The project would be initiated with the mailing of fliers to landowners. Public meetings would be held to discuss stream functions, appropriate management and the goals of the project. Past habitat restoration/protection successes that the Yakama Indian Nation has undertaken would be displayed. Landowners along Wilson Creek would be solicited to voluntarily initiate riparian restoration/protection on their land. In-channel structures, such as large woody debris, would be placed at appropriate locations. After restoration projects have been implemented in the first year, monitoring would occur in years two and three. Ultimately, field trips would be scheduled in the Wilson drainage to display individual restoration projects.

Biological need
From past research fish managers know that lower Wilson Creek is utilized by juvenile spring chinook for rearing and over-wintering. However, managers believe rearing function could be improved substantially through restorative measures. It is believed that fish survival is currently poor because escape cover is virtually absent. Managers also believe rearing habitat for juvenile fish is severely limited in the basin. This project would redress rearing habitat function through increasing riparian canopy closure, reducing sedimentation, increasing in-channel habitat complexity and improving water reducing substrate embeddedness.

Critical uncertainties
Rearing habitat for juvenile fish is severely limited in the Yakima Basin, so much so that fish managers believe rearing habitat restoration is one of most important actions to restore stock health.

Summary of expected outcome
Native riparian vegetation density will increase. In turn, water quality will improve, in-channel habitat complexity will increase and stream banks will become more stable. Landowners will become more aware of anadromous fish needs and other reasons for preserving and restoring riparian vegetation. Ultimately, the project will be used as a local demonstration area to encourage additional landowners to protect and restore streams.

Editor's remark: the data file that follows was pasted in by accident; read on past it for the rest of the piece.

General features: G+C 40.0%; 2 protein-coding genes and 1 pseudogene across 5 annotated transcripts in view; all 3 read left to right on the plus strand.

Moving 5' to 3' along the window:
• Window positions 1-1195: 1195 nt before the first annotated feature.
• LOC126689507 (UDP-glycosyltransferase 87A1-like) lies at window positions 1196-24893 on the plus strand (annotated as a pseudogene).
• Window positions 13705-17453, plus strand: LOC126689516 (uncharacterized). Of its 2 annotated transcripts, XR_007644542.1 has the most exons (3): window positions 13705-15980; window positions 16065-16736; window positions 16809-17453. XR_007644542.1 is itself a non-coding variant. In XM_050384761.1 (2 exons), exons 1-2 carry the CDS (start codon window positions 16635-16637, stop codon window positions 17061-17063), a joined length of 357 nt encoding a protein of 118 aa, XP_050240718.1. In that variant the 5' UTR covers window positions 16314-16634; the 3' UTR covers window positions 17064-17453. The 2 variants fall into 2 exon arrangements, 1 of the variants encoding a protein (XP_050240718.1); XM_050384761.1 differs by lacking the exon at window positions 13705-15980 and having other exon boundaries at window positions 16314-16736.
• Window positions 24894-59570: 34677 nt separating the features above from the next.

Dependencies/opportunities for cooperation
Individual restoration projects will be developed in consultation with the USDA - NRCS and the WDOE. Cost-share applications will be presented to the USDA - CFSA, the WDNR, the USFWS, and other agencies that administer funding programs. Hydraulics Permit Applications (HPA’s) will be required for all in-channel work requiring heavy equipment. These will be processed two months prior to anticipated work. Invasive weedy species may out-compete native plantings. Flooding may remove large woody debris.

Risks
Invasive weedy species may out-compete native plantings. Flooding may remove large woody debris.

Monitoring activity
Monitoring of revegetation success will be done for three years. Weed control and replanting will be done as necessary.

Section 3. Budget

Data shown are the total of expense and capital obligations by fiscal year. Obligations for any given year may not equal actual expenditures or accruals within the year, due to carryover, pre-funding, capitalization and difference between operating year and BPA fiscal year.

Historic costsFY 1996 budget data*Current and future funding needs
(none) New project - no FY96 data available 1997: 200,928
1998: 4,809
1999: 4,809

* For most projects, Authorized is the amount recommended by CBFWA and the Council. Planned is amount currently allocated. Contracted is the amount obligated to date of printout.

Funding recommendations

CBFWA funding review group   Bonneville Dam - Priest Rapids Dam

Recommendation    Tier 2 - fund when funds available

Recommended funding level   $200,928